Commercial Real Estate Investing: 12 Easy Steps to Getting Started

Overview

Twelve easy steps to financial freedom. This straightforward guide gives inexperienced investors all the knowledge they need to invest in moneymaking commercial real estate. Simple and straight-to-the-point, it presents 12 easy-to-follow steps that anyone can use to build a life of financial independence. From financing and due diligence to making contacts and sealing the deal, readers will find proven advice on every aspect of commercial real estate, including tips on building equity, taking advantage of capital...

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Overview

Twelve easy steps to financial freedom. This straightforward guide gives inexperienced investors all the knowledge they need to invest in moneymaking commercial real estate. Simple and straight-to-the-point, it presents 12 easy-to-follow steps that anyone can use to build a life of financial independence. From financing and due diligence to making contacts and sealing the deal, readers will find proven advice on every aspect of commercial real estate, including tips on building equity, taking advantage of capital gains, and hedging against inflation. Full of real-world examples, insider tips, and tried-and-true advice based on the author's 40-year career in real estate, this handy, comprehensive guide lets first-time investors get started at their own pace. Jack Cummings (Fort Lauderdale, FL) is a partner in Cummings Realty, Inc., a consulting firm specializing in hotel, timeshare, and large project marketing on an international scale. He is a widely published author on the topic of real estate investing, financing, and marketing.

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Product Details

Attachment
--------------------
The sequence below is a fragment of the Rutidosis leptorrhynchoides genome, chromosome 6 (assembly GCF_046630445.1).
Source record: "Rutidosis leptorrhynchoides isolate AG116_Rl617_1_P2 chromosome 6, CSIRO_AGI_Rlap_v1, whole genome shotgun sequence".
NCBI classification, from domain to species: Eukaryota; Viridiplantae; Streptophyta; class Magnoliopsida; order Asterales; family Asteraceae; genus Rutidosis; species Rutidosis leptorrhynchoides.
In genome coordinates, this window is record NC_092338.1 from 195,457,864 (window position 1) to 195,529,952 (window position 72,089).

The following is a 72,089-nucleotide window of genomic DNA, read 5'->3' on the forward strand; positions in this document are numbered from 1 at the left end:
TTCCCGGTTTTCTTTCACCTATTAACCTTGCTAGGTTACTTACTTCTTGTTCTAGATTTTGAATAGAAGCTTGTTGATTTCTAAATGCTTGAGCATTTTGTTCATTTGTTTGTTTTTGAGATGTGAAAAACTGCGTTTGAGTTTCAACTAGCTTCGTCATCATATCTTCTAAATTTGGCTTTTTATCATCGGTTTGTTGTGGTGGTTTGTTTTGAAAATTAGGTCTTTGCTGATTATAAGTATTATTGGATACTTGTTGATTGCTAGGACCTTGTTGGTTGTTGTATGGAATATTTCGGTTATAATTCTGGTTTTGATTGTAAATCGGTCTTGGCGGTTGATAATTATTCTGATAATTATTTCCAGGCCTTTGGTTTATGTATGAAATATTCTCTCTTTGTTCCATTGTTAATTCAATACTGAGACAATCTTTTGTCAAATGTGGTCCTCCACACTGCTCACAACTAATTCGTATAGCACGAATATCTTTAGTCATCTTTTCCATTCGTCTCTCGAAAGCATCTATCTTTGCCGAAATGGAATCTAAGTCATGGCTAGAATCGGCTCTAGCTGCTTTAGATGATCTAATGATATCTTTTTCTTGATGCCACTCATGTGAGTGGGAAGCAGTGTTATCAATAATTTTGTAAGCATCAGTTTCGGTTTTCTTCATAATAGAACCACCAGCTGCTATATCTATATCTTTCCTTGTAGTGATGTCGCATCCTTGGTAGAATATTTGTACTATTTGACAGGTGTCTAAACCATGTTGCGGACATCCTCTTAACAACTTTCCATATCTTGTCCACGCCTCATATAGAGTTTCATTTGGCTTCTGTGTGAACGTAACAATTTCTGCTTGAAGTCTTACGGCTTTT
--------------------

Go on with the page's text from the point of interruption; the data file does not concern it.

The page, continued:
• ISBN-13: 9780471647140
  • Publisher: Wiley
  • Publication date: 10/28/2004
  • Edition number: 1
  • Pages: 288
  • Sales rank: 817,459
  • Product dimensions: 7.50 (w) x 9.20 (h) x 0.65 (d)

Meet the Author

JACK CUMMINGS is owner of Cummings Realty, Inc., a real estate brokerage firm specializing in commercial and investment real estate. He is a widely published author and lecturer on the topic of real estate investing, 1031 exchanges, financing, and hotel development on an international scale.

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Table of Contents

FOREWORD.

INTRODUCTION.

CHAPTER 1: How to Get Started Investing in Commercial RealEstate.

Commercial Real Estate Defined.

Investment versus Use.

Comfort Zone.

Setting Realistic Goals.

How to Get the Most out of This Book.

CHAPTER 2: Why Commercial Real Estate Is a DynamicInvestment.

Invested Amount = Cash + Debt + Time.

Other People’s Money.

Leveraged Cash Flow.

Equity Buildup.

Appreciation You Can Accelerate.

Management Postures 1, 2, 3, and 4.

Supply and Demand.

The Seven Dynamics of Commercial Real Estate.

How Not to Be Intimidated by Commercial Real Estate.

The Four Real Estate Myths That Need to Be Unveiled.

CHAPTER 3: What Makes Real Estate Value Go Up orDown.

Community Planning.

Departments of Transportation.

Fire and Health Codes.

Lack of Concurrency.

Land Use Changes.

Condemnation and Eminent Domain Proceedings.

Building Moratoriums.

Economic Obsolescence.

The Rule of Small.

Six Primary Factors That Make Real Estate Value Go Up orDown.

CHAPTER 4: How to Build an Effective Commercial Real EstateComfort Zone.

Listing Services.

FSBO.

Active Listings.

Tax Assessor.

MapQuest.

Zoning Maps.

Elements Common to All Initial Comfort Zones.

Key Factors to Becoming an Expert in Your Own Backyard.

Learn How to Let Your Computer Lead the Way to Your Success.

How to Choose Your Comfort Zone.

CHAPTER 5: How to Accomplish Effective Due Diligence.

Due Diligence by Definition.

Letter of Intent.

Formal Agreement.

Inspection and Review Period.

Environmental Inspections.

Easements.

Encroachments.

Code Violations.

Zoning Use.

Allowed Use.

The Eight Most Important Elements of Due Diligence.

The Four Elements to Prepare for Due Diligence.

Eight Things You Can Do When You Find Problems.

CHAPTER 6: The Effects of Leverage.

How Positive Leverage Works to Your Benefit.

Cheap Money + Cash-Flowing Investments = Opportunities.

Three Magical Factors to High Positive Leverage.

How Constant Rates in Mortgages Work.

How to Use the Annual Constant Rate Chart.

How to Determine If Negative Leverage Is Bad.

Six Elements for Maximum Leverage.

Pitfalls in Highly Leveraged Mortgages.

CHAPTER 7: How to Maximize Your Financing.

Seller-Held Financing.

Loan Officer.

Wall Street Financing.

Acquisition and Development Loans.

Income and Expense Projections.

Loan Draw Schedule.

Seven Important Factors to Maximize Your Financing.